TMP: What was it like going back in the studio again after so many years?
SMITH: I've always liked the whole recording process. When the time came, it was a real exciting experience. It got a little tedious at times -- when you are in the studio you have to really concentrate and know that you are potentially communicating with thousands. If you're lucky, then it's millions. You have all these thoughts in your mind when you are working. The recording process is really very wonderful if you know exactly what you want to do. The work process is what makes it better. The work is the most gratifying part to the artist. When you are at home in your work process, then it becomes private. But in the studio, you know you are going to reach many people.
TMP: What was it like working with Jimmy Iovine again? He's a wonderful producer. He really seemed to capture the essence of your music.
SMITH: Jimmy is wonderful to work with. Fred and him really collaborated well on this project. The important thing is that all the musicians were properly represented. It was a real collaboration on everyone's part. Everyone really did their part, from [keyboardist] Richard Sohl to the assistant engineer. Everyone put so much into this production.
TMP: What is the underlying message of Dream of Life?
SMITH: Well, we are addressing a lot of things that we care about. I would say that the underlying theme is communication. Songs like "When Duty Calls" and "Up There, Down There" shake a few fingers. The underlying principle is the communication between man and woman, between parent and child, between one and their creator. Planetary communication. It's positiveness behind hope, and also awareness of these kinds of difficult situations. "People Have the Power" is a network of communication.
TMP: Do you have a favorite out of all the tracks?
SMITH: I'm happy with the whole album. I love it all. All the work I've done in the past is important to me. Anything I've ever done, I've put a lot of care into. People will have to decide for themselves what they feel about the album. This is an album that cannot be defined.
TMP: You're obviously not concerned with your fans' reactions to the new music, though. It's quite a departure from your earlier work.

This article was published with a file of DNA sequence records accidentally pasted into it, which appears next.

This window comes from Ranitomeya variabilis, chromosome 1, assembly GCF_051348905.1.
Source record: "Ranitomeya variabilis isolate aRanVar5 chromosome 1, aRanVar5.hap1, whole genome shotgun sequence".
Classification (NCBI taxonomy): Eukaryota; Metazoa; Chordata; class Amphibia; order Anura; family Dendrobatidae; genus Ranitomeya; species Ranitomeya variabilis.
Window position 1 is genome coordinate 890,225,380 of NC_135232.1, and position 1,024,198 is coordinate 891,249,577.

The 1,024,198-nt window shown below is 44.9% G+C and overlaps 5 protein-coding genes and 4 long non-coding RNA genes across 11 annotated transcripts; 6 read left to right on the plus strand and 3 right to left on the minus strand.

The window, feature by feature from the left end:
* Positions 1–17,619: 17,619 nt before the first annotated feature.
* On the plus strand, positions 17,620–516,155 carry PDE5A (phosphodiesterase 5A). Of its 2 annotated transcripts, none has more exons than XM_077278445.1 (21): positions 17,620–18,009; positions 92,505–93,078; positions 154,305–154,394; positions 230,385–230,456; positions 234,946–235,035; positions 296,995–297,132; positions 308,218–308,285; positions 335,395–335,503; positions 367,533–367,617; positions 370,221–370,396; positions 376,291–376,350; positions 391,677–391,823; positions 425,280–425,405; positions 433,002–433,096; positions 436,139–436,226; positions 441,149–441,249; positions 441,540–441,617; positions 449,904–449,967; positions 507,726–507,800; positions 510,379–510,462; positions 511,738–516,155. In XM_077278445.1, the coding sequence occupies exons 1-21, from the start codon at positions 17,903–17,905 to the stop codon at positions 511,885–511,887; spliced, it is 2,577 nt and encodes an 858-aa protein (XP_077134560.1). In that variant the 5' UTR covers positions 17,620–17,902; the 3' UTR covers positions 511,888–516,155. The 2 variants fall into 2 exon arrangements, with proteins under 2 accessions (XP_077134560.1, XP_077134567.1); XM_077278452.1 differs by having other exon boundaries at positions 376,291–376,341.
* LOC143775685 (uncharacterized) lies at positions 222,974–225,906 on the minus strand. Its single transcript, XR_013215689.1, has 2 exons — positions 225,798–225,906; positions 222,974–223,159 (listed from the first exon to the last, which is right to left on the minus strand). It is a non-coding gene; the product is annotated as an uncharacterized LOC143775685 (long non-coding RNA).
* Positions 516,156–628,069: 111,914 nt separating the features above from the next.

SMITH: No, I'm not concerned. You work to communicate. Once you record, mix it and whatever, it no longer belongs to you. It goes out to the world. The idea here is to do a good piece of work. I say, do something you think the people will like. Fred and I are not formulated people at all. Arista was very, very supportive and gave us the space we needed to complete this album. When you work, you can't really anticipate what people are going to think.
TMP: I think that some people were probably expecting to hear another Horses. But if they were, those people haven't grown spiritually enough.
SMITH: Exactly. I wrote the opening line to that album when I was 19 years old. Anyone who would expect me to repeat or have the same thoughts I did when I was 19 probably hasn't gone through much growth themselves.
TMP: It's like what Joni Mitchell once said about Van Gogh not painting another "Starry Night."
SMITH: Yes, look at Picasso. He's another prime example. I mean, everyone loved the "Blue" period. But if he would have stopped there, there wouldn't have been any other great epics of his work. As an artist, you hope the people stay in step -- or at least let you keep stepping. An artist must create space for themselves and for other people. It's almost like a code of artists. It's a code and a risk. You have to do that. I think if people are looking for Horses, they should go out and buy it. I'm proud of what that album is, and if that's what they're looking for, it's already been done.
TMP: Patti, what were some of the inspirations behind the songs on Dream of Life?